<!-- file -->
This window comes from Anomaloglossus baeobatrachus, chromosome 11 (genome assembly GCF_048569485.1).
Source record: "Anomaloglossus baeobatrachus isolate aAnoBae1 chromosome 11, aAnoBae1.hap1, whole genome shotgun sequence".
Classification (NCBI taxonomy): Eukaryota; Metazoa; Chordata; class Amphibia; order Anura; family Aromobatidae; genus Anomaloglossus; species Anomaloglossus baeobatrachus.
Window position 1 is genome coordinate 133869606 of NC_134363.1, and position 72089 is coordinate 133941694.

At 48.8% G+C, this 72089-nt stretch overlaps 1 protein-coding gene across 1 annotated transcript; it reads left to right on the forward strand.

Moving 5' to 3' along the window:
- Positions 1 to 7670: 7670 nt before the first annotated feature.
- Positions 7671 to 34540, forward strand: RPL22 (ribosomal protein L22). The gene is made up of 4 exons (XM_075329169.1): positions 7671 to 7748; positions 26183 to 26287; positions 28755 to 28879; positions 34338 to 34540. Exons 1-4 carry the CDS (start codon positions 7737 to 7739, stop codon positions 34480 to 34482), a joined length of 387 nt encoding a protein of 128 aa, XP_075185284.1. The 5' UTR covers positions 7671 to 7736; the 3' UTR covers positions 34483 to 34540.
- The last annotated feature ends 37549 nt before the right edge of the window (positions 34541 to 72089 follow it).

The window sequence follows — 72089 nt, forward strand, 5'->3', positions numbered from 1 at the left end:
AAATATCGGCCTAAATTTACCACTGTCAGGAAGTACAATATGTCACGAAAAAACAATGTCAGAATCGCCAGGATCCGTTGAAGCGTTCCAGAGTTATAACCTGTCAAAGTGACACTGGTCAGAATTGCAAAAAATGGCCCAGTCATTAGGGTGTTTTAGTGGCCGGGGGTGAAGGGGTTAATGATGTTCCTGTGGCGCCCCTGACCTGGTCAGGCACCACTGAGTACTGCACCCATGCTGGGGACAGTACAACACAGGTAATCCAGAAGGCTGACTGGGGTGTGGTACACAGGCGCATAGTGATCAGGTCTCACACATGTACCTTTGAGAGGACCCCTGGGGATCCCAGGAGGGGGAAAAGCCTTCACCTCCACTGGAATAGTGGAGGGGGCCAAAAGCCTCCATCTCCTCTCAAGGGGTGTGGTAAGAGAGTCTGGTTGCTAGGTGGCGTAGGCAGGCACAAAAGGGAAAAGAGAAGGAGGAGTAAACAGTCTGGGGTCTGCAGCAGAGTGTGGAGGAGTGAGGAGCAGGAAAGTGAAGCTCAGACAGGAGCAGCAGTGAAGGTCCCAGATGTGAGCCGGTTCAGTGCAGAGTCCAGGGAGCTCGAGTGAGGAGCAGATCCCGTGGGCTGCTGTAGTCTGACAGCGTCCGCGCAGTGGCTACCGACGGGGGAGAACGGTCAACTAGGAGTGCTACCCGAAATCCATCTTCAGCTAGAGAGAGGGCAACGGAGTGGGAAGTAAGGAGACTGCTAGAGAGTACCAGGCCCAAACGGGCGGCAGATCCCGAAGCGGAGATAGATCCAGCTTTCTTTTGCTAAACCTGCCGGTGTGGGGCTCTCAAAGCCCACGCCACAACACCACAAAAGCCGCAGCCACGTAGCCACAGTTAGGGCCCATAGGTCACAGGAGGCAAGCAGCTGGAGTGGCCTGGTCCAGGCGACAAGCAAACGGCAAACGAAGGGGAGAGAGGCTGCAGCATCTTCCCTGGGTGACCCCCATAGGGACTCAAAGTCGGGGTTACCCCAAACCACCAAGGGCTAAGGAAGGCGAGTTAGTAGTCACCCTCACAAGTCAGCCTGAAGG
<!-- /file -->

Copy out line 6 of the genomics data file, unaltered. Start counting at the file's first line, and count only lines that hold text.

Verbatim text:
Moving 5' to 3' along the window: